Team Camaro Tech banner

1 - 16 of 16 Posts

·
Registered
Joined
·
630 Posts
Discussion Starter #1
I'm getting my master cylinder in the car finally. Eliminating the power booster.

I purchased my master cylinder from CPP. It did not come with any real instructions for installation.

Should I be installing the new rod on the pedal before I install the master cylinder? It's seeming so in that I have the master cylinder bolted up and really can't seem to get the rod in.

Secondly, I was provided an 1.5" long insert that fits in behind at the end of the bore of the master cylinder. I assume I need that in the bore to accept the end rod.

Input appreciated. CPP is closed so I can't call them tonight. ;)
 

·
Registered
Joined
·
630 Posts
Discussion Starter #3
Thanks Al, the rod seems too long as things currently sit. It also appears the hole in the pedal lever is lower in elevation than the master cylinder bore, meaning the rod will be entering the master at a bit of an upward slant. If this is the case then that insert would minimize the depth the rod is required to enter the bore.

Side note: The booster mounted at a slant slightly upward which would account for this upward slant of the rod ... the master now mounts to the firewall pretty level.

I could pretty easily thread the rod on down further and cut it off to length to accommodate the insert.

I'll pull the master off the firewall and get the rod in place then evaluate from there.

CPP should be open today for some guidance as well.
 

·
Registered
Joined
·
630 Posts
Discussion Starter #5
Thanks Al. I see an upper hole, it has the pin and the return spring in it now. I go look closer at that. As you say, that higher pivot will solve the angle problem.

Your rod there looks like what I have. I ordered a new rod from CPP. I decided to re-use my attachment/adjuster which looks just like yours.

The rod for my power booster seemed to be integral to the booster ... not easily removeable.
 

·
Registered
Joined
·
630 Posts
Discussion Starter #7 (Edited)
Thanks Al. The problem I am having now is not enough room between the pedal lever and the side bracket to fit the pin in.

Without the rod attachment it will go, but with the rod attachment I can't get enough angle on the pin to insert it.

I removed the brake light switch since the further back to the return position the lever is I gain a bit of additional clearance ... but not enough it seems. Any tricks I might use?

Is your pin inserted from the clutch pedal side?

Edited to add: Got it! I pulled the retainer off the pedal assembly pivot and moved the clutch pedal over a little. This broke the brake pedal loose to swing over far enough to allow me to get the pin in. Pushed the clutch pedal back in position and install the retaining clip ... good to go. :)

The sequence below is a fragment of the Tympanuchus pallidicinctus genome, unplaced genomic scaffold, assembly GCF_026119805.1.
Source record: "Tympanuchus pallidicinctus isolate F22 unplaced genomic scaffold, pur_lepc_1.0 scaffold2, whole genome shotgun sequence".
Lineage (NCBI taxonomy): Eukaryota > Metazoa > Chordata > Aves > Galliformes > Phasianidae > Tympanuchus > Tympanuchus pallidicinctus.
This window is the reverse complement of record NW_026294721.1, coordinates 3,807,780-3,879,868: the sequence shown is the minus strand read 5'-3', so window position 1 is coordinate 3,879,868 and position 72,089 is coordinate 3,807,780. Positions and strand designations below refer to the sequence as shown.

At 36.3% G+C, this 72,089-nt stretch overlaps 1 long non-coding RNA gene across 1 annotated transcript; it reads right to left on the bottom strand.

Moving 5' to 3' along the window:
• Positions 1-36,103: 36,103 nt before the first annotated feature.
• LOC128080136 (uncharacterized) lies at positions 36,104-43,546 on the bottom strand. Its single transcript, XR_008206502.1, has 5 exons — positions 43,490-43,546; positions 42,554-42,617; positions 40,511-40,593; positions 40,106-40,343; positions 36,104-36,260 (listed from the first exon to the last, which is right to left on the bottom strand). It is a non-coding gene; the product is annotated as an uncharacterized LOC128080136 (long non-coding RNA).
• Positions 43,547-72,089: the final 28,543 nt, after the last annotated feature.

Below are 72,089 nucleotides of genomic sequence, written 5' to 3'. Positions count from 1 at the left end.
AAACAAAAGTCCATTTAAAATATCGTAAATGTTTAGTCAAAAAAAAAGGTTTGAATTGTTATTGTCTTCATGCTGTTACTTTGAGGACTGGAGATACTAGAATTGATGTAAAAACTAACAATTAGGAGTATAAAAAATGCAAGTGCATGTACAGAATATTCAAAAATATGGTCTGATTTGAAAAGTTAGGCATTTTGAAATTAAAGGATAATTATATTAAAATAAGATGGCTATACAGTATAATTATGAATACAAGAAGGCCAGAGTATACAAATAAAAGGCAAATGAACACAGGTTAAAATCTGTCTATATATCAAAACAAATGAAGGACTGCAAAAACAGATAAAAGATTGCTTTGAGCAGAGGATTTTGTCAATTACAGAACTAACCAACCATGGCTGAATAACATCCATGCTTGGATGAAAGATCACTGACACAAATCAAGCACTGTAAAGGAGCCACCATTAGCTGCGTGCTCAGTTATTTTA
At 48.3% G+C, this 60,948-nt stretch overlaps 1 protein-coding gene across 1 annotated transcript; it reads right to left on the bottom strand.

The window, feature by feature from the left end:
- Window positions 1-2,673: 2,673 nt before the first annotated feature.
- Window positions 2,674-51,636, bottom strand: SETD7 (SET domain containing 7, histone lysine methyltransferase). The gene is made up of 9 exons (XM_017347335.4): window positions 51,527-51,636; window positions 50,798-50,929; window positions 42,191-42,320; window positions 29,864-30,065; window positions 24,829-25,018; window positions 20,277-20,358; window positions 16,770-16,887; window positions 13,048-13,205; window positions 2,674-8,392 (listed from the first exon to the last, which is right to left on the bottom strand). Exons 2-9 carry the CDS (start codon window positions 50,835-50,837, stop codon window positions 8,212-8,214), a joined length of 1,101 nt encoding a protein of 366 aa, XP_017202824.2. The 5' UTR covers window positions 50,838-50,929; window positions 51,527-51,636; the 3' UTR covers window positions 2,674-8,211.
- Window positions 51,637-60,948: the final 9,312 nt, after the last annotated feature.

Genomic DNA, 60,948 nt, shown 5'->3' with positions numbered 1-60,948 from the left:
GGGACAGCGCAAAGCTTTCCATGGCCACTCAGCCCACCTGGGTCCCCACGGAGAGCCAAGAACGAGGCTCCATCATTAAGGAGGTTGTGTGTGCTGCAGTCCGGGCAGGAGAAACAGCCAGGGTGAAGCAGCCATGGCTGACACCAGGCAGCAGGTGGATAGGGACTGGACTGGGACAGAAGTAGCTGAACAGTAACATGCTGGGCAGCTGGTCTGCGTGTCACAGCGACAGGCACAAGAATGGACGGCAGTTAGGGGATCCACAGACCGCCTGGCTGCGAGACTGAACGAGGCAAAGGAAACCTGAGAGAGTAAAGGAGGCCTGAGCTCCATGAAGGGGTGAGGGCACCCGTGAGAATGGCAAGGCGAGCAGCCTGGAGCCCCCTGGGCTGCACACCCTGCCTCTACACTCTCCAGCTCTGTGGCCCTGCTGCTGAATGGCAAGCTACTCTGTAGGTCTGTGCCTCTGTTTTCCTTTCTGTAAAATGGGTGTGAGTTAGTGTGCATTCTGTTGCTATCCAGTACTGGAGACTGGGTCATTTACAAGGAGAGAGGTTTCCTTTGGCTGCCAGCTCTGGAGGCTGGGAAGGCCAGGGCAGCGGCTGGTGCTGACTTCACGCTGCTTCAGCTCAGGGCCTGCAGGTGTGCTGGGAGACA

·
Retired
Joined
·
26,641 Posts
Larry, Yes the rod needs to be installed before the master. You may or may not need the
1-1/2" insert. It depends on the depth of the m/c bore and amount of adjustment you have on the pedal rod.
The bullet looking insert is for when using a power brake booster.
 

·
Registered
Joined
·
630 Posts
Discussion Starter #9
The bullet looking insert is for when using a power brake booster.
Thanks for the confirmation on that ;) ... I was coming to that conclusion based on the one I pulled out..
 

·
Registered
Joined
·
630 Posts
Discussion Starter #10
On the rod length adjustment ... I suppose I just extend it out until the slack is gone?
 

·
Registered
Joined
·
630 Posts
Discussion Starter #13 (Edited)
Well, I have it in. Had to fight one of the fittings a bit, but it was not a big fight.

It's a 1" bore, not as small as was recommended here, but is what CPP recommended.

After one short test drive ... the brakes will stop the car well, especially if the brakes are pumped a bit.

I was getting a slight pull to the right at first, but a little driving seemed to equalize that out.

I'll say the pedal feels real squishy to me. BUT ... I say that as a guy that has been driving the car every day for two months with a dead power booster. Talk about hard brakes! I'm not sure if I need to do some more bleeding or if it's just ME.

I'll drive it for a week and see how things work out.

I'll say with certainty, the power brakes are truly not necessary on these cars in order to have good stopping ability. These four wheel manual disc brakes are indeed doing the job well.

DSC_2309 by Larry Madsen, on Flickr
 

·
Moderator
Joined
·
13,978 Posts
You need to bleed the brakes. Should not feel squishy or need pumping at all.
 

·
Registered
Joined
·
630 Posts
Discussion Starter #16
I'll be doing a little more work on the brakes. They work for now, so I'll drive it to and from work.

I want to clean up the steel tube routing from the front brakes ... it's a bit wayward and gangly looking IMO. This will require some more cutting, bending and flaring. I also have new shorter flex hoses coming for the front.

Then I notice one of my rear calipers is leaking a bit, so I ordered a new caliper for that as well.

Everything should be here by the end of next week. While I might knock out some of this along the way before then, it won't be complete for a couple of weeks.

Oh and yes I did bench bleed the master. I'd guess my problem bleeding is with the rear brakes ... I'll sort that out with the new caliper.
 
1 - 16 of 16 Posts
Top